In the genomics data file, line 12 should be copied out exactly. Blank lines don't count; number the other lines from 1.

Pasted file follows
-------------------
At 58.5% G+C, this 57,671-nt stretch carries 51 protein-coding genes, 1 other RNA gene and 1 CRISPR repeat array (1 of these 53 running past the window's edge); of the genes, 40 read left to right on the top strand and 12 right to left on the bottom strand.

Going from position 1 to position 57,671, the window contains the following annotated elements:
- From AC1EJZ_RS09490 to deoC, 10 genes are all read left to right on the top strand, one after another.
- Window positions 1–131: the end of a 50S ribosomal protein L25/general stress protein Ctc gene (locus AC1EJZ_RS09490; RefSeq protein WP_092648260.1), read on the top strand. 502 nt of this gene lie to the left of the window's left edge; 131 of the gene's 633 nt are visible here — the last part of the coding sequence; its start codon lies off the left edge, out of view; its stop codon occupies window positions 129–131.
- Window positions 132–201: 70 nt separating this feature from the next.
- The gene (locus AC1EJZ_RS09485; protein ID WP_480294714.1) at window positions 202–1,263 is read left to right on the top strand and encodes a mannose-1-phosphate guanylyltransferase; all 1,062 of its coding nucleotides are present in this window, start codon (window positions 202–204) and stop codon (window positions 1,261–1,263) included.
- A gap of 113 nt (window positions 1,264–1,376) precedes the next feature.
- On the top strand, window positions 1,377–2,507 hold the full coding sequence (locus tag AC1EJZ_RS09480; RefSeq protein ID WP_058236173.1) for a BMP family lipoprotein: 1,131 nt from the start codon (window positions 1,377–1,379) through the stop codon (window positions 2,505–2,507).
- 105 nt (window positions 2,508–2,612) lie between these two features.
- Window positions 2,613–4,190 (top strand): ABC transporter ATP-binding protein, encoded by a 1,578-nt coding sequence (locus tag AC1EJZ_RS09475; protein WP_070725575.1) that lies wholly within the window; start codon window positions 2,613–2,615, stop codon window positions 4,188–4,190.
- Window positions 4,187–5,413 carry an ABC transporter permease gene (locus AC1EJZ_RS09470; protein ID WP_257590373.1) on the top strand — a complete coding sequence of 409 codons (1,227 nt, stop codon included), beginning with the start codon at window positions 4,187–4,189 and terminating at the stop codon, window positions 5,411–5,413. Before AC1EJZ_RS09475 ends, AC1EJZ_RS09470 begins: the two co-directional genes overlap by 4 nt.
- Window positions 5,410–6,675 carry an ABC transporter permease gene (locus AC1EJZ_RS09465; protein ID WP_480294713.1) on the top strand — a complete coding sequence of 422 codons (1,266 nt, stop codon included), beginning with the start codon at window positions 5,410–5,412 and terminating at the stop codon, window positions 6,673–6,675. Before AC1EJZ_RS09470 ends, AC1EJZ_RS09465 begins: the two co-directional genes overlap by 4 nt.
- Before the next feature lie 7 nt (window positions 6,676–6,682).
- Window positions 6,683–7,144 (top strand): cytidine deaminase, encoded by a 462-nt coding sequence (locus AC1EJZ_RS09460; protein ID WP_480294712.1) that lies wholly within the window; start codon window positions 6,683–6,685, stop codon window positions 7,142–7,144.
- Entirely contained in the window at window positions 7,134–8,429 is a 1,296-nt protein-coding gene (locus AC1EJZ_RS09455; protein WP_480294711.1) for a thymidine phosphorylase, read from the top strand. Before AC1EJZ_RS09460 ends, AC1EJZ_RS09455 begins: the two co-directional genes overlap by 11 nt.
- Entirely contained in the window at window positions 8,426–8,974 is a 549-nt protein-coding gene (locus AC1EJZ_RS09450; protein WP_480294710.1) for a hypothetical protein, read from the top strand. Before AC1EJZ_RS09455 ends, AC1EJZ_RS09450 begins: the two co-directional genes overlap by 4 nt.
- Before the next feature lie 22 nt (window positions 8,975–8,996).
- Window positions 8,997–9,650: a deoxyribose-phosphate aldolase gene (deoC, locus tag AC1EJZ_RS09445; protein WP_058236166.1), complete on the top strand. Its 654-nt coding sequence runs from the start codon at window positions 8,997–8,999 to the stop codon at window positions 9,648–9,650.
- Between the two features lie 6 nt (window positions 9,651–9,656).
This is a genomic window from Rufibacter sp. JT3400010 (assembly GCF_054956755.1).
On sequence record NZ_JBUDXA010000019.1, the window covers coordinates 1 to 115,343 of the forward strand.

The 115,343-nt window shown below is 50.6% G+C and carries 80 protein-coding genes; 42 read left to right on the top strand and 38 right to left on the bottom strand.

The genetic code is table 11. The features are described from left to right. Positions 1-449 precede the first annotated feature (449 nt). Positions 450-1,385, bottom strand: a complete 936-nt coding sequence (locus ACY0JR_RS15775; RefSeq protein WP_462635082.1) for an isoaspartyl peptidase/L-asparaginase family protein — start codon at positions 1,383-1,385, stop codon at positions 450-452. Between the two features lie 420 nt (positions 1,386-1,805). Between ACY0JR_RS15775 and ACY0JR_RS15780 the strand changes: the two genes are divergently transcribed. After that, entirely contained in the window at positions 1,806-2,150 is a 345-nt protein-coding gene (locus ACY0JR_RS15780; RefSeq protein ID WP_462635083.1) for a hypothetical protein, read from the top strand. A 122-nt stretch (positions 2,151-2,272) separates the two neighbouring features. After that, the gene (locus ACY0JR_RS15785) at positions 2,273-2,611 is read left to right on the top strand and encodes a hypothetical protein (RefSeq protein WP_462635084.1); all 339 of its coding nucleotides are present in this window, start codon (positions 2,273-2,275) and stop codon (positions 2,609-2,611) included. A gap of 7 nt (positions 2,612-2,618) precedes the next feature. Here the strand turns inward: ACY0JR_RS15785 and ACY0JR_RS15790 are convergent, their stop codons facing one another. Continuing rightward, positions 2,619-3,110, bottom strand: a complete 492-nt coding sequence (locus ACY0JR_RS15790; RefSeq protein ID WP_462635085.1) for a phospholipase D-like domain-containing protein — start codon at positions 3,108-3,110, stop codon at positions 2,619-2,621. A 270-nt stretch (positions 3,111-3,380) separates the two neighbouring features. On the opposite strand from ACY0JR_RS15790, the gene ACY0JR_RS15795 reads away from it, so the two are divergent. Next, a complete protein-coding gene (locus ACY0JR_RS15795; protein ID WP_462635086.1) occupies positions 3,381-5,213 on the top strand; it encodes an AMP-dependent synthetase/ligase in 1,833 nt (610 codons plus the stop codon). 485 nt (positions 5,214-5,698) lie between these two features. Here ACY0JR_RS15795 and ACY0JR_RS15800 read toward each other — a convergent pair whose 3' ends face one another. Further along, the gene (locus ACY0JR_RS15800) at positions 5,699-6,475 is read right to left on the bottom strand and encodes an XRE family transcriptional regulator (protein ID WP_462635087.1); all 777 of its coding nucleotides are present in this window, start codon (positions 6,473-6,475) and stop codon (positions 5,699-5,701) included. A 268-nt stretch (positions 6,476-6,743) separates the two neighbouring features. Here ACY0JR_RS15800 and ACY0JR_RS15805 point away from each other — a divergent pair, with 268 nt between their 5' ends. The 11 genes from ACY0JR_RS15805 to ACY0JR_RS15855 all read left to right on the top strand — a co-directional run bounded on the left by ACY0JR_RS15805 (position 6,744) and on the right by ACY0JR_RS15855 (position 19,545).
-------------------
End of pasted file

- Window positions 5,410–6,675 carry an ABC transporter permease gene (locus AC1EJZ_RS09465; protein ID WP_480294713.1) on the top strand — a complete coding sequence of 422 codons (1,266 nt, stop codon included), beginning with the start codon at window positions 5,410–5,412 and terminating at the stop codon, window positions 6,673–6,675. Before AC1EJZ_RS09470 ends, AC1EJZ_RS09465 begins: the two co-directional genes overlap by 4 nt.